Following the passing of the Electricity Law, private investments are legally allowed in the energy sector, reflecting the objectives of the New Energy Policy for 2015 – 2030 to increase electricity access. No feed-in tariffs supporting the renewable energy development are currently in place and JIRAMA is considered reluctant or unable to buy independently produced power at favorable tariffs. IPP tariffs are negotiated on a contract-by-contract basis and are supervised by ORE.
Electricity Law (Loi 98 – 032 sur l’Electricité, 1998)
The Electricity Law established a comprehensive institutional framework for reforming the electricity sector and opened up the electricity market to operators other than JIRAMA. Through this Act, operators are recognized as owners of installations, as determined in the form of a Concession permit or Authorization permit, obtained either through a call for tender or by way of unsolicited application. The Electricity Law established the Agency for the Development of Rural Electrification (ADER) under the Decree 2002 – 1550 and the Electricity Regulation Board (ORE) as part of the terms of the Law 98 – 032.
The Law 2002 – 001 creating the National Electricity Fund (NEF)
The NEF is intended to finance rural electrification initiatives using grants provided to operators holding the requisite authorization or concession. A consumer tax of 1.25% on electricity bills for consumption above 20 kWh/month provides income for the NEF, creating capital to mitigate electricity tariffs for rural consumers.
The Law 2015 – 039 reforming Public-Private Partnerships
The State confirmed its determination to develop Private Public Partnerships (PPPs) particularly in the construction and rehabilitation of key infrastructure.
2015 – 2030 New Energy Policy (Nouvelle Politique de l’Energie – NEP)
The Government has created a New Energy Policy (NEP) for 2015 – 2030 within the framework of the National Development Plan 2015 – 2019. The New Energy Policy outlines several objectives, including: the provision of access to modern energy for 70% of households (equivalent of 7,900 GWh) via 70% grid extension, 20% mini off-grid, 5% SHS (Solar Home System) and 5% solar lamps; 85% of the country’s energy mix to come from renewables by 2030 (75% hydro, 5% wind, 5% solar), and; the implementation of energy efficiency measures by 60% for businesses and industries.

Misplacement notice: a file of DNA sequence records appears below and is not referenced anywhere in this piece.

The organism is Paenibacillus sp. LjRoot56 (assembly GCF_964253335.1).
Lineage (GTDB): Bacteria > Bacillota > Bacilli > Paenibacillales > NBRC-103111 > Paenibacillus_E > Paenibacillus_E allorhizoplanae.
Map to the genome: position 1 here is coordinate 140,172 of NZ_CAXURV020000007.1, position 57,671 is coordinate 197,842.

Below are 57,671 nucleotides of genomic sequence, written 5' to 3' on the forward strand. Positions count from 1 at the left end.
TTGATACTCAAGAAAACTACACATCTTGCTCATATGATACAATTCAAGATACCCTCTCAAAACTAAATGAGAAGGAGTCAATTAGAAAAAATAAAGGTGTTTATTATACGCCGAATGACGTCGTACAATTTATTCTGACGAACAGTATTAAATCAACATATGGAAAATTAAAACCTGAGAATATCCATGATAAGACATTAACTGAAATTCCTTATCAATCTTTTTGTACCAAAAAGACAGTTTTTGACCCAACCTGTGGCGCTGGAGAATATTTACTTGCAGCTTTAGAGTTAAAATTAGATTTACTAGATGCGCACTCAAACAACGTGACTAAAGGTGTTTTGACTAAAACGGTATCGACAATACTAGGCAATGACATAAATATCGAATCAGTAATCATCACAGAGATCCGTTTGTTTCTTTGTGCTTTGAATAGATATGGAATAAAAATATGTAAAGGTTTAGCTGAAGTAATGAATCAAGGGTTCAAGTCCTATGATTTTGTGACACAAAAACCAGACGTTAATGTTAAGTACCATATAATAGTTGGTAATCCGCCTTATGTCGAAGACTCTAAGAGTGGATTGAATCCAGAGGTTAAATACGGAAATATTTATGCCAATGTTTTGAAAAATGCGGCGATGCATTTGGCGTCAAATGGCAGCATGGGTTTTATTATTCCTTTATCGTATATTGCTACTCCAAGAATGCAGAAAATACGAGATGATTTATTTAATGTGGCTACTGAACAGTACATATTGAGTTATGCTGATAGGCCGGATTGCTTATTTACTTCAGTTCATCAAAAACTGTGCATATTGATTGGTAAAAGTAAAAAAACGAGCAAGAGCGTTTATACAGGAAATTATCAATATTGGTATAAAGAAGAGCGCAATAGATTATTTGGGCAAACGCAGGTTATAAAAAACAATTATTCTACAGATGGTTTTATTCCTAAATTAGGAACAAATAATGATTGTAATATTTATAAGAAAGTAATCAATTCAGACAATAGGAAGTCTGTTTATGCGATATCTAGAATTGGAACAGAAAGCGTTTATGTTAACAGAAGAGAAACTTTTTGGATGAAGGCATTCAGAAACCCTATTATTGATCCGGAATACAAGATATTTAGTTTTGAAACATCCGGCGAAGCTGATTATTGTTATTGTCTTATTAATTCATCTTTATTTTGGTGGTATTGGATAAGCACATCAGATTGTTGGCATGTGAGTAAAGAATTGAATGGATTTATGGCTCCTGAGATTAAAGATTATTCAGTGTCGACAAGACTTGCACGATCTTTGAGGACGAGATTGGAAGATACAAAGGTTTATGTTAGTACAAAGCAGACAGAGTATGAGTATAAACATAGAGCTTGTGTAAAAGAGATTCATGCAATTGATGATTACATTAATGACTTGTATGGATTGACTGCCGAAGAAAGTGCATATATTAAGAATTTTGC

Improvement of Governance and Operations in the Electricity Sector Project (PAGOSE)
With the support of the World Bank, the Government of Madagascar is initiating reforms and carrying out priority investments for the recovery of the electricity sector through PAGOSE. The project includes priority actions in three interlinked areas: governance of JIRAMA, financial planning and sustainability of the Electricity sector, and reliability and continuity of service.
Economic Development Board of Madagascar
The Economic Development Board of Madagascar (EDBM) is the one-stop shop for the administering and establishment of all investment projects. The EDBM certifies eligibility for companies to benefit from the special regime for Free Zone Companies, and grants authorization for foreign investors to acquire land (though land lease titles must still be granted by the Ministry of Land Management). For other necessary authorizations, licenses and permits, the EDBM acts as the interface between the investor and various agencies and institutions, though these agencies and institutions retain decision-making authority.